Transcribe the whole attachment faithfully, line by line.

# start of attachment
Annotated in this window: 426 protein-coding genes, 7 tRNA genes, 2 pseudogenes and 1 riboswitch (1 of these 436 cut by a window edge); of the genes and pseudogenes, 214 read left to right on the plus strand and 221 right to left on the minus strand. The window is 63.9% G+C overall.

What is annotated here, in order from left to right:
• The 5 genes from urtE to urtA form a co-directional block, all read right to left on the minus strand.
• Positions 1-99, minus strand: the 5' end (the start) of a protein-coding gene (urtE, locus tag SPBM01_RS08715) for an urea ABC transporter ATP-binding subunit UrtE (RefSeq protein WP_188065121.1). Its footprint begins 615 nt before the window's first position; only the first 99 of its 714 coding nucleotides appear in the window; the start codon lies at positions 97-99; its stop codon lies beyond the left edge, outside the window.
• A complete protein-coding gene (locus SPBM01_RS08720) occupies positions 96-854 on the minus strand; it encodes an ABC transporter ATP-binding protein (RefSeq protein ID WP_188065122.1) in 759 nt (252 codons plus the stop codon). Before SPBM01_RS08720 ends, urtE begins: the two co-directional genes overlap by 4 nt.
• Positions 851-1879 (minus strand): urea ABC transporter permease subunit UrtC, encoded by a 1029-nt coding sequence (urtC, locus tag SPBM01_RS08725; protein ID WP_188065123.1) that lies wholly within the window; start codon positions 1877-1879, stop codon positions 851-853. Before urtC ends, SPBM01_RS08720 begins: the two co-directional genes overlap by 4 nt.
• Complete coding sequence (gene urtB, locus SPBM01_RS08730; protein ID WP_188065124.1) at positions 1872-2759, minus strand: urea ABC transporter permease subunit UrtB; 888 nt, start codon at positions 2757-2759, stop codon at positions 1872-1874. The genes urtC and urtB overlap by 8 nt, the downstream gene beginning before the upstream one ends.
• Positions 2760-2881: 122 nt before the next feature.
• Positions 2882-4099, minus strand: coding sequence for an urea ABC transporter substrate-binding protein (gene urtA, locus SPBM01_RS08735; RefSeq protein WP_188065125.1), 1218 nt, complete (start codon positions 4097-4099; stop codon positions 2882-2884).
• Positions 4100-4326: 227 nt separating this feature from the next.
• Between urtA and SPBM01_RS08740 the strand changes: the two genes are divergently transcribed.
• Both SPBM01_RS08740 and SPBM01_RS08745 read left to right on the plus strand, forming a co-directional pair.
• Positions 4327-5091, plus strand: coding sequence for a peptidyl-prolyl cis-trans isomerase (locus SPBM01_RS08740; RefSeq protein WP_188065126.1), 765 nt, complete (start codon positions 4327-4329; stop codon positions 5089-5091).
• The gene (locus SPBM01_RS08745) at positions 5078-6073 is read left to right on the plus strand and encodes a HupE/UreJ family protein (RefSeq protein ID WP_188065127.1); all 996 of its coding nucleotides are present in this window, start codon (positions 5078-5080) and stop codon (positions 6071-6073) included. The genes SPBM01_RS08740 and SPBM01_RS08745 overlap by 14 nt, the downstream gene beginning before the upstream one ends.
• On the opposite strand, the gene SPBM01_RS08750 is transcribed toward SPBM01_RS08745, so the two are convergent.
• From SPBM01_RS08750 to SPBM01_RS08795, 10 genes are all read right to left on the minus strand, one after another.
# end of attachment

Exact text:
Annotated in this window: 426 protein-coding genes, 7 tRNA genes, 2 pseudogenes and 1 riboswitch (1 of these 436 cut by a window edge); of the genes and pseudogenes, 214 read left to right on the plus strand and 221 right to left on the minus strand. The window is 63.9% G+C overall.

What is annotated here, in order from left to right:
• The 5 genes from urtE to urtA form a co-directional block, all read right to left on the minus strand.
• Positions 1-99, minus strand: the 5' end (the start) of a protein-coding gene (urtE, locus tag SPBM01_RS08715) for an urea ABC transporter ATP-binding subunit UrtE (RefSeq protein WP_188065121.1). Its footprint begins 615 nt before the window's first position; only the first 99 of its 714 coding nucleotides appear in the window; the start codon lies at positions 97-99; its stop codon lies beyond the left edge, outside the window.
• A complete protein-coding gene (locus SPBM01_RS08720) occupies positions 96-854 on the minus strand; it encodes an ABC transporter ATP-binding protein (RefSeq protein ID WP_188065122.1) in 759 nt (252 codons plus the stop codon). Before SPBM01_RS08720 ends, urtE begins: the two co-directional genes overlap by 4 nt.
• Positions 851-1879 (minus strand): urea ABC transporter permease subunit UrtC, encoded by a 1029-nt coding sequence (urtC, locus tag SPBM01_RS08725; protein ID WP_188065123.1) that lies wholly within the window; start codon positions 1877-1879, stop codon positions 851-853. Before urtC ends, SPBM01_RS08720 begins: the two co-directional genes overlap by 4 nt.
• Complete coding sequence (gene urtB, locus SPBM01_RS08730; protein ID WP_188065124.1) at positions 1872-2759, minus strand: urea ABC transporter permease subunit UrtB; 888 nt, start codon at positions 2757-2759, stop codon at positions 1872-1874. The genes urtC and urtB overlap by 8 nt, the downstream gene beginning before the upstream one ends.
• Positions 2760-2881: 122 nt before the next feature.
• Positions 2882-4099, minus strand: coding sequence for an urea ABC transporter substrate-binding protein (gene urtA, locus SPBM01_RS08735; RefSeq protein WP_188065125.1), 1218 nt, complete (start codon positions 4097-4099; stop codon positions 2882-2884).
• Positions 4100-4326: 227 nt separating this feature from the next.
• Between urtA and SPBM01_RS08740 the strand changes: the two genes are divergently transcribed.
• Both SPBM01_RS08740 and SPBM01_RS08745 read left to right on the plus strand, forming a co-directional pair.
• Positions 4327-5091, plus strand: coding sequence for a peptidyl-prolyl cis-trans isomerase (locus SPBM01_RS08740; RefSeq protein WP_188065126.1), 765 nt, complete (start codon positions 4327-4329; stop codon positions 5089-5091).
• The gene (locus SPBM01_RS08745) at positions 5078-6073 is read left to right on the plus strand and encodes a HupE/UreJ family protein (RefSeq protein ID WP_188065127.1); all 996 of its coding nucleotides are present in this window, start codon (positions 5078-5080) and stop codon (positions 6071-6073) included. The genes SPBM01_RS08740 and SPBM01_RS08745 overlap by 14 nt, the downstream gene beginning before the upstream one ends.
• On the opposite strand, the gene SPBM01_RS08750 is transcribed toward SPBM01_RS08745, so the two are convergent.
• From SPBM01_RS08750 to SPBM01_RS08795, 10 genes are all read right to left on the minus strand, one after another.